Though slaves did the bulk of the manual labor on the largest cotton plantations, not all whites owned slaves. In fact, only about one in four southern males owned slaves in the 1850s, and those men usually owned only one or two slaves. Most southern whites were poor subsistence farmers who grew food only for their own use.
Despite the rampant poverty and social inequity, the vast majority of southern whites believed firmly in the superiority of their social system. Ironically, the poorest whites often were the most ardent supporters of slavery, because they dreamed of becoming rich planters with slaves of their own.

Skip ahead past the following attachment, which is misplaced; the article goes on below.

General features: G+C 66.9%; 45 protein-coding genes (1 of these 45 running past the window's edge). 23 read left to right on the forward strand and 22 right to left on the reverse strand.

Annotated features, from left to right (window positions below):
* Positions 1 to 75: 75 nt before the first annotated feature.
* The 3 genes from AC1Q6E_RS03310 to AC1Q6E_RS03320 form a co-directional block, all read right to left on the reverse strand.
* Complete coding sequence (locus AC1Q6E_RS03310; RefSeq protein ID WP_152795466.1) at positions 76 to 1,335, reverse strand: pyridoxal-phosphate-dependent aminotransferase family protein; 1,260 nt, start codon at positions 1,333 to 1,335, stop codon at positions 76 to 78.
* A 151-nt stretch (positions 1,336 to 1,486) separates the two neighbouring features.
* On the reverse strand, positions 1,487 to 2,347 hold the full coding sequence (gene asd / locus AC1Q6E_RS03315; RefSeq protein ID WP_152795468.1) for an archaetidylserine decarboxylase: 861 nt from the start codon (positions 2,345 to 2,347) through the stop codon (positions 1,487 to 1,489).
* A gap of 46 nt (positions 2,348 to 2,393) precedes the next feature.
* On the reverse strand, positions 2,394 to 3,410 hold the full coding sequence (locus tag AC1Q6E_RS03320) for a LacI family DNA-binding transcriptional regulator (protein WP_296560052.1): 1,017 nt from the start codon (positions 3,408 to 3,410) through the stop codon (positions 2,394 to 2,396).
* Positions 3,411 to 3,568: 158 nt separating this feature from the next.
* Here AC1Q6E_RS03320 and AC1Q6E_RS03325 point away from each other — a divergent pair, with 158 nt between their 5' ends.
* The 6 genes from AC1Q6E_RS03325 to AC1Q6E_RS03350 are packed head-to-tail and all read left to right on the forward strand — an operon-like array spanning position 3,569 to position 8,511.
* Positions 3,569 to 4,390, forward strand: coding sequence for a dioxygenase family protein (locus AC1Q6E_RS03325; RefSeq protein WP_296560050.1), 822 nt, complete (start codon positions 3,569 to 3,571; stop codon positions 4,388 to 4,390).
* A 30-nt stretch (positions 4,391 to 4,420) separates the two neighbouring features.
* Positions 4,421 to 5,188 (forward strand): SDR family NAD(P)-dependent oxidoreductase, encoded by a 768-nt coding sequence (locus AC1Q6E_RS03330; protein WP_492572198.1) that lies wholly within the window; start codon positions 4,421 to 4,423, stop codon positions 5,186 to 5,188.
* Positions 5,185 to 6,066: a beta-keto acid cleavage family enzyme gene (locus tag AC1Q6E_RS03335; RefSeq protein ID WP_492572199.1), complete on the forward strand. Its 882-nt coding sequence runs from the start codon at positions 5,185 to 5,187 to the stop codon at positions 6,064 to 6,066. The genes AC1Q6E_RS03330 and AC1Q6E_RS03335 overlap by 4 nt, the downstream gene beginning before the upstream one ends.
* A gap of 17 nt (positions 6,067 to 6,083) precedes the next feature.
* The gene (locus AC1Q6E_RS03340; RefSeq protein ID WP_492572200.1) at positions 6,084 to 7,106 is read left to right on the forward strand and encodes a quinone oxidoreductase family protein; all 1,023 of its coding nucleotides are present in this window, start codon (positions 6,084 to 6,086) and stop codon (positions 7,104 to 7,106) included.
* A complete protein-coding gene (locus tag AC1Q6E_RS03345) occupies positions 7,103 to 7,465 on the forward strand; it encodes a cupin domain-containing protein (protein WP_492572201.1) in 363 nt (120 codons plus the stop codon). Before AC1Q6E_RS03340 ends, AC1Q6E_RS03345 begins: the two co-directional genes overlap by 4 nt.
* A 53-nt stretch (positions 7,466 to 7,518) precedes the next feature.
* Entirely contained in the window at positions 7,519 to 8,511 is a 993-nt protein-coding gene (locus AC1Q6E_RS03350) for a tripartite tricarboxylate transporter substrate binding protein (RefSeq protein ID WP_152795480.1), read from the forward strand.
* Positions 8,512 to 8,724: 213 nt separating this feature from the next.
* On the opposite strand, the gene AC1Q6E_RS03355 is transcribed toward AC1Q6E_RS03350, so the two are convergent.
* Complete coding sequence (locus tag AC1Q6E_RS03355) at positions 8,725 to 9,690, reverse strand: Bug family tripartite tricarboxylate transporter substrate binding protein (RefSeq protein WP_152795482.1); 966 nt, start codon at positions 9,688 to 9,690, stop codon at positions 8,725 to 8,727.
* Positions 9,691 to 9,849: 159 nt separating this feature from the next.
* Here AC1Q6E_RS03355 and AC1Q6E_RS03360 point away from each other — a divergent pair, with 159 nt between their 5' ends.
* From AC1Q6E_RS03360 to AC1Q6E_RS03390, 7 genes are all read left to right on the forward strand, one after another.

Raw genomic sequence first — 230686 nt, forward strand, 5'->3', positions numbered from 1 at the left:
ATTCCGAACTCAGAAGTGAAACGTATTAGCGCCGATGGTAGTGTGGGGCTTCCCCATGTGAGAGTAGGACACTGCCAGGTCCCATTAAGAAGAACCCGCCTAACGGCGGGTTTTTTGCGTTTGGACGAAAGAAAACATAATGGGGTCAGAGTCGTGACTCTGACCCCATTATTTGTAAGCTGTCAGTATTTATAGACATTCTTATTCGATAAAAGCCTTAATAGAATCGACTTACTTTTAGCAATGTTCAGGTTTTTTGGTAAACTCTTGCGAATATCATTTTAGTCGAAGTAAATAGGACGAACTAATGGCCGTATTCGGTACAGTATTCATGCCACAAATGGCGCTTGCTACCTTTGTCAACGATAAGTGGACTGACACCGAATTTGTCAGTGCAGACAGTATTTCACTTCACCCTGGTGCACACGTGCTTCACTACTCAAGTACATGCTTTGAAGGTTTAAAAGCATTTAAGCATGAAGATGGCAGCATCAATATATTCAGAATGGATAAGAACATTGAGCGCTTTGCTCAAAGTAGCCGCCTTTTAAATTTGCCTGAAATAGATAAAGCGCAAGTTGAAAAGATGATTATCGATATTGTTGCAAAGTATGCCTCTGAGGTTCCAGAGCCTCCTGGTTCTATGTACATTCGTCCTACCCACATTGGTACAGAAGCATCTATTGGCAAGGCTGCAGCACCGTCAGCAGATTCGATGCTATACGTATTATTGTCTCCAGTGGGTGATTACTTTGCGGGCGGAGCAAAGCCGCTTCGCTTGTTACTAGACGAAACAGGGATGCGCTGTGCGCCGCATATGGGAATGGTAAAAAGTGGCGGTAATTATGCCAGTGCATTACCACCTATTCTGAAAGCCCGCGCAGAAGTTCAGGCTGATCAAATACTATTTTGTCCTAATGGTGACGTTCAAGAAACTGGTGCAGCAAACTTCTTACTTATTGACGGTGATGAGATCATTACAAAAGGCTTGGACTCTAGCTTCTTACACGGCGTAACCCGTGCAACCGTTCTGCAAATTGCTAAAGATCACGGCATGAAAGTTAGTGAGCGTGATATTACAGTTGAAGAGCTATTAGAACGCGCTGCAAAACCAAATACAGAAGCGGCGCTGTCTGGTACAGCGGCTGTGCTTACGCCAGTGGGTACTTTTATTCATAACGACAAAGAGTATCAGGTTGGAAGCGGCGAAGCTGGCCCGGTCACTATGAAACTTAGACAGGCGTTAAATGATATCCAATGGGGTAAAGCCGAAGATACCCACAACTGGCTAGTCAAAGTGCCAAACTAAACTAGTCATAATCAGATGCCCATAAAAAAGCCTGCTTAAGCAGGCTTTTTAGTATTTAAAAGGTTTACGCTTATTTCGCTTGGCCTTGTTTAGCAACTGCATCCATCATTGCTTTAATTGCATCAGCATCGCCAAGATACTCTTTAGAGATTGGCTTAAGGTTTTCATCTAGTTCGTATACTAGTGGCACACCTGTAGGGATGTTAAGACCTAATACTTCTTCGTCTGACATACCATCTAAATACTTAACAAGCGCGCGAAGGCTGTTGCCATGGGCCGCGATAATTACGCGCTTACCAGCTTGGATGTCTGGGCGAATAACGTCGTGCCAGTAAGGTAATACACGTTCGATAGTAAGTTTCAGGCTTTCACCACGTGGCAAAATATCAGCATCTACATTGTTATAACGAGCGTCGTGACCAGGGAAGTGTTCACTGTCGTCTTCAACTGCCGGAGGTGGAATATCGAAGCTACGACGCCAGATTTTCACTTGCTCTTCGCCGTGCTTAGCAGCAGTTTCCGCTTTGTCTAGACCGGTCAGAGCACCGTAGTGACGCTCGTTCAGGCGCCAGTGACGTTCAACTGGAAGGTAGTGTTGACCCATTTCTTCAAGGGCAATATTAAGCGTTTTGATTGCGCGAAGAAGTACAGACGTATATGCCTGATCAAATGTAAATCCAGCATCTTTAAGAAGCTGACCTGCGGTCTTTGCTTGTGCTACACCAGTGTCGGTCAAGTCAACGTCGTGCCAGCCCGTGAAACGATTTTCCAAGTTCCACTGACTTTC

Slaveholders attempted to justify slavery in many ways. Some championed the “paternal” nature of slavery by arguing that they took care of the “inferior race” as fathers would small children. Others told themselves that blacks were better off as slaves in America than as “savages” in Africa. More often, however, defensive slave owners pointed accusing fingers at the North, claiming that the impersonal industrial system in the North was based on “wage slavery.”
As time passed and the rapidly changing society in the North outpaced the sluggish South, Americans in the North and South began to see themselves as two very different peoples. While the North underwent major social and economic changes during the antebellum period, the South generally clung to King Cotton and slavery and thus remained essentially the same. These differences drove the regions further and further apart in the years leading up to the Civil War.